Here is my recent opinion piece for The Quint:
India, we are fighting our own disabled soldiers
Most nations recognize the inherent stress and strain of military service and its detrimental effect on the health and daily lives of soldiers. India does too, but only in theory, not in practice. Lip service galore, zilch on-ground support.
Not many must be aware, contrary to popular perception, the life expectancy of soldiers is lower than their civilian counterparts. The reason is not far to seek. Living in a regimented lifestyle, most of the year away from their families and at times under the shadow of the gun, 24 hours covered with a tough disciplinary law, soldiers face unique stressful conditions which result in aggravating and accentuating even regular diseases and ailments. It doesn’t take much enlightenment to understand that soldiers face higher stress levels than ordinary citizens living with their families since the former are away from commune living and hence cannot adequately cope up with domestic commitments and stressors, but in a strange and ironic kind of incorrigibility, it is the defence establishment itself which is not ready to accept this proposition which is not rocket science but common sense.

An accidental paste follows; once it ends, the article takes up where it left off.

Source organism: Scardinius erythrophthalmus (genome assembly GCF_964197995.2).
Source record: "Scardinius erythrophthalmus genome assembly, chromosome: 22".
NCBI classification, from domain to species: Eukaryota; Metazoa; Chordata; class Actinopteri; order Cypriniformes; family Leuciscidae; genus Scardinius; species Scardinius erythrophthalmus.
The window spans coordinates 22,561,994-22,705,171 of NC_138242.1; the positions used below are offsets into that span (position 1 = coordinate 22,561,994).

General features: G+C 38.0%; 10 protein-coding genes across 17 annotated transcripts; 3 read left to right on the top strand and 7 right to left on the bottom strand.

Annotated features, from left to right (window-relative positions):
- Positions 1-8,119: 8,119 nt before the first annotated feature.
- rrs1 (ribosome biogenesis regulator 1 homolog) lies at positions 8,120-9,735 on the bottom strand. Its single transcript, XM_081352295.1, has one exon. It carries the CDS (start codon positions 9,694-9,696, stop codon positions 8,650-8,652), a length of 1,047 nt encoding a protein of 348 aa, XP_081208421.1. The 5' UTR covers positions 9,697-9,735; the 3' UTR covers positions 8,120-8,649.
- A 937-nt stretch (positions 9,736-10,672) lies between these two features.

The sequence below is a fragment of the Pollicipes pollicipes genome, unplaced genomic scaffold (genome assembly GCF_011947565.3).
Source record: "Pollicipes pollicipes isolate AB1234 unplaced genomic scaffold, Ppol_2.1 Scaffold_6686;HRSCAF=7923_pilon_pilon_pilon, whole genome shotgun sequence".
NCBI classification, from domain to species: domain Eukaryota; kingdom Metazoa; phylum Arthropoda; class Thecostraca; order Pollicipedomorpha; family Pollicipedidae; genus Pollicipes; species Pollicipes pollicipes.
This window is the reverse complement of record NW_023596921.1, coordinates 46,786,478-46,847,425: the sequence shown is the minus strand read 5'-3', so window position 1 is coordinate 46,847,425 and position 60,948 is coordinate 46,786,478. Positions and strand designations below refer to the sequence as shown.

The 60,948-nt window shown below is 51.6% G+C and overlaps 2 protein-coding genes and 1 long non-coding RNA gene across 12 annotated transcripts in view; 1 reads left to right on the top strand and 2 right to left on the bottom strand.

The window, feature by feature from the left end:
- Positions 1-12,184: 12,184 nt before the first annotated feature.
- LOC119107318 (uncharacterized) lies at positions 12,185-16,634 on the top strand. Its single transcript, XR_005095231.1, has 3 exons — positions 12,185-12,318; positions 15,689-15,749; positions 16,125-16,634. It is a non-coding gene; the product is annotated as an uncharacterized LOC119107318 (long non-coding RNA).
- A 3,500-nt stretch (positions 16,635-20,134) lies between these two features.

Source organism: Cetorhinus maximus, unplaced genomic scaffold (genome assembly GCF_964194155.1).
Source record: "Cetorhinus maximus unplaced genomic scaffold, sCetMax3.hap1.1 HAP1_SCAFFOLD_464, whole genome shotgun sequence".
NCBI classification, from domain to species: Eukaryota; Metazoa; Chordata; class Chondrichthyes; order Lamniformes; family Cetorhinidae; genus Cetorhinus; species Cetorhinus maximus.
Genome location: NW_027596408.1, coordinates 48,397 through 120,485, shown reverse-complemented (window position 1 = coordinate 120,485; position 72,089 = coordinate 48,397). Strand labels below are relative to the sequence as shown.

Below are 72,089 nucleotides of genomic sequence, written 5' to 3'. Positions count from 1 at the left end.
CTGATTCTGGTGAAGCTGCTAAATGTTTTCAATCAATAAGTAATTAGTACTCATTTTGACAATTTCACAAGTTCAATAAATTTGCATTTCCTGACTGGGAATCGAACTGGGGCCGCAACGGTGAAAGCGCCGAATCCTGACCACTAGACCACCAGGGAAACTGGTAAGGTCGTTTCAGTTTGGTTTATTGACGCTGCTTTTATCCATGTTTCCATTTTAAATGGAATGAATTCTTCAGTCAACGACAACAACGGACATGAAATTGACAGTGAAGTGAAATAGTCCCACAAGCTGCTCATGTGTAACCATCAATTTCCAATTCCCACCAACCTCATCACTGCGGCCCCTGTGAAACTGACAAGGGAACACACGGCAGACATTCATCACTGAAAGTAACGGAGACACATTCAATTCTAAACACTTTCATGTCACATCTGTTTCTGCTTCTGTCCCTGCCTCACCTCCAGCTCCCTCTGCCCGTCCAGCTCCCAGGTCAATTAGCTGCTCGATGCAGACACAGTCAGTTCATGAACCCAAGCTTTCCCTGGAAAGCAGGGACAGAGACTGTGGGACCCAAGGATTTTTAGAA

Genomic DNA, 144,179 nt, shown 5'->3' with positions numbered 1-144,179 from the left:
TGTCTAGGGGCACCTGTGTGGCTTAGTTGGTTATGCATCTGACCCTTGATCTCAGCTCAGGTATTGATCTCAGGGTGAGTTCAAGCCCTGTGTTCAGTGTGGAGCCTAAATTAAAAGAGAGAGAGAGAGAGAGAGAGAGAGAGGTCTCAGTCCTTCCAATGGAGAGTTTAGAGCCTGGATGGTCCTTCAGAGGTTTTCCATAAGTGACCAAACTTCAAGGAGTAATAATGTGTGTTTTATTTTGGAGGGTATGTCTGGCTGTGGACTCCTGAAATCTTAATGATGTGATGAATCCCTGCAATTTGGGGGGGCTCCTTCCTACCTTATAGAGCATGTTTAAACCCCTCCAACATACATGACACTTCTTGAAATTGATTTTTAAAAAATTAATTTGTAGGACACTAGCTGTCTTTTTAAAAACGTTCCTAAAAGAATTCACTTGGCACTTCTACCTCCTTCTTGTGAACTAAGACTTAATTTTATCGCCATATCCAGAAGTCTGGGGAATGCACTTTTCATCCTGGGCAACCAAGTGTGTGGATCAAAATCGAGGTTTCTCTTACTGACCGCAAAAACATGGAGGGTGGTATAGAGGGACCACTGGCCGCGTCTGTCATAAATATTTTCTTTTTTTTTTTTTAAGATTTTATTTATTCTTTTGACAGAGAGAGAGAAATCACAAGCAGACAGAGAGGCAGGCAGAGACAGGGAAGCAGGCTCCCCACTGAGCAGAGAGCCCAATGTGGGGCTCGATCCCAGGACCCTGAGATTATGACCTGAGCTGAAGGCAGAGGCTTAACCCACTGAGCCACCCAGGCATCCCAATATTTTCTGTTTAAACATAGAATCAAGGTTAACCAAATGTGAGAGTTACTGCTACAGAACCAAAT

Medical specialists all over the world recognize higher stress and strain in uniformed forces. All democracies endorse this. Disability Rules in India also state the same. The Prime Minister thinks on the same lines too. The Defence Minister also feels so. The apex military medical body also speaks the same. The Courts, including the Supreme Court, have directed thus. But still many of our disabled soldiers are released from service and sometimes even thrown out of service on medical grounds, without pension or disability pension, thereby denying them a life of basic dignity, on the pretext that their disabilities were declared ‘neither attributable to, nor aggravated by military service’ by military medical boards- a blatant disregard of practical realities to say the least.